For super ultralight stuff, cuben fiber is more or less the standard. Extremly light, you can get a fully enclosed tent for 16oz or less. Some people push it with smaller tarps, but you refered to tents.
The only big improvement I can see is price. For myself, I refuse to spend 200-300 dollars for myself. I will by $75 worth of materials and make one. It is rediculous when you consider that the price of most fabrics cannot be had to match any clothing made in a factory.Apr 21, 2014 at 3:21 pm #2095043
I want a Tarptent Moment that will fit two 20" full length pads. And I'd be happy enough with the single wall version. This would then make a great single person tent and a great two person (me and my wife) tent. Since they don't make this tent I will probably get the Rainbow.
Weight and ease of setup are my biggest factors. I camp very little in rain, etc., although the tent can't let rain in simply from "opening the door". I don't want the fiddle factor of trekking pole setup when my wife is along and I don't use them. Quick easy setup is very important. I will sacrifice other features to get this.Apr 21, 2014 at 4:04 pm #2095053
'…I will probably get the Rainbow…Weight and ease of setup are my biggest factors. I camp very little in rain, etc., although the tent can't let rain in simply from "opening the door"'
Note that the Rainbow does NOT have dripless entry, as Tarptent calls it.Apr 21, 2014 at 4:41 pm #2095071
A Double Moment ?
and why not….
Rainbow dripless* entry
* conditions apply .
With the Rainbows (as an exception to the rule) the dripless entry is obtained with the Rain Curtain in place.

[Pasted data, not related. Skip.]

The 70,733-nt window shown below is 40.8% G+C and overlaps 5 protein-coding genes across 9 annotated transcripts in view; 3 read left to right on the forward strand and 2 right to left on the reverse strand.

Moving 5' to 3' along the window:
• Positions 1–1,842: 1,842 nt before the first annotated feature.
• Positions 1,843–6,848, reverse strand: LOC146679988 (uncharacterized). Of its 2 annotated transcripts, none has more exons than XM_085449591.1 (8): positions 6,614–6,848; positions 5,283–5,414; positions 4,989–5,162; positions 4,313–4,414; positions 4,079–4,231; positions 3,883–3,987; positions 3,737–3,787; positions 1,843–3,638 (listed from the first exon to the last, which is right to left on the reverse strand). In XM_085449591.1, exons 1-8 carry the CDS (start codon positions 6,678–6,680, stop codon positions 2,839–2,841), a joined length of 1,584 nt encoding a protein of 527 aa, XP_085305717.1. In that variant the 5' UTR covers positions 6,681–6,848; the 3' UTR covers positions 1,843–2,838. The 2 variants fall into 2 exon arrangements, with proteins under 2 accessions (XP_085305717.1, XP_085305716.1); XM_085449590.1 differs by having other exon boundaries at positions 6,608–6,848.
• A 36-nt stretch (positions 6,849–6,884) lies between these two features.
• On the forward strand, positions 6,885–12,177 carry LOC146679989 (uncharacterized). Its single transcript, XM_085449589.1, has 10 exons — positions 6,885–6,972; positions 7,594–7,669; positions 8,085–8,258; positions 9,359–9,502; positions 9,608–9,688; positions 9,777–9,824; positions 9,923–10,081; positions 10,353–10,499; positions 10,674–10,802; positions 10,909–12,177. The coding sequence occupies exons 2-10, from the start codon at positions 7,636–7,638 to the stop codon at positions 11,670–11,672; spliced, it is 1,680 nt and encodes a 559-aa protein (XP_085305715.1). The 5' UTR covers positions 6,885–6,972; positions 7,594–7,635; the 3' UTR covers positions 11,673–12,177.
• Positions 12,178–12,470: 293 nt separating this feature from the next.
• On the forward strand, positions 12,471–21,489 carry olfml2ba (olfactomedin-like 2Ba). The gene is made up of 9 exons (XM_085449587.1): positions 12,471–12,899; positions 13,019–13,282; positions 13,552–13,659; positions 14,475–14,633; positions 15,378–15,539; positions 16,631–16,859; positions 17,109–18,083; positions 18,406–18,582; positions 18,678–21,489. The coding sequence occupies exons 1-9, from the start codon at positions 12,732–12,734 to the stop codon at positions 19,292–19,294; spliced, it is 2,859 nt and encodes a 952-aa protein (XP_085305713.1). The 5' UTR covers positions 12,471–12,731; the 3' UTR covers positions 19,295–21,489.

A feature much loved by some and totally eliminated (via amputation) by others.
So it is a day feature , not all that good for a relief break on a stormy night but works on a rainy afternoon .
Apr 21, 2014 at 4:45 pm #2095074
Somehow, this just looks like it would be a "dripless" entry. I must be missing something…Apr 21, 2014 at 7:20 pm #2095126
The design has changed a bit since the original.
As it is now it is better protected than some.Apr 21, 2014 at 8:27 pm #2095150
"Somehow, this just looks like it would be a "dripless" entry. I must be missing something…"
That crossbar at the top is significantly narrower than the floor, so when the door's open, vertical rain will fall on the floor. Here's the picture from the Tarptent website:Apr 22, 2014 at 8:57 am #2095245
"A Double Moment ?"
Not exactly. The Rainbow is technically a two person tent. I want the same in a Moment. But, Double Moment is fine by me! ;)Apr 22, 2014 at 1:05 pm #2095315
Now that's what I'm talking about in "improving" the genre. a "Double Moment".
The Scarp 2 is close to what you want but has those rectangular ends. Hmmm, a narrower Scarp 2 with larger triangular ends?? Or hoop ends?Apr 22, 2014 at 3:10 pm #2095366
The Scarp 2 is too big and too heavy. It's GREAT for a three person tent, but I don't need anywhere near that much for just my wife and me. I just need to 20" pads to fit side by side, like the Rainbow does. But I like (but don't require) having a dripless entry and I love the ease of setup on the Moment. I just want a Double Moment as in just enough room for two 20" pads, not Double as in Double Rainbow (again, I don't need that much room).
Added: And for a 3 person tent I think I'd rather have the Cloudburst 3. But…Apr 22, 2014 at 4:29 pm #2095384
OK Larry, consider it done.
Update on the Double Moment.
Henry was up all night making one so that he can have it ready for Show and Tell at Long Acronym (ADZPCKO)
Be there !!!!Apr 22, 2014 at 7:14 pm #2095443
You mean something like this?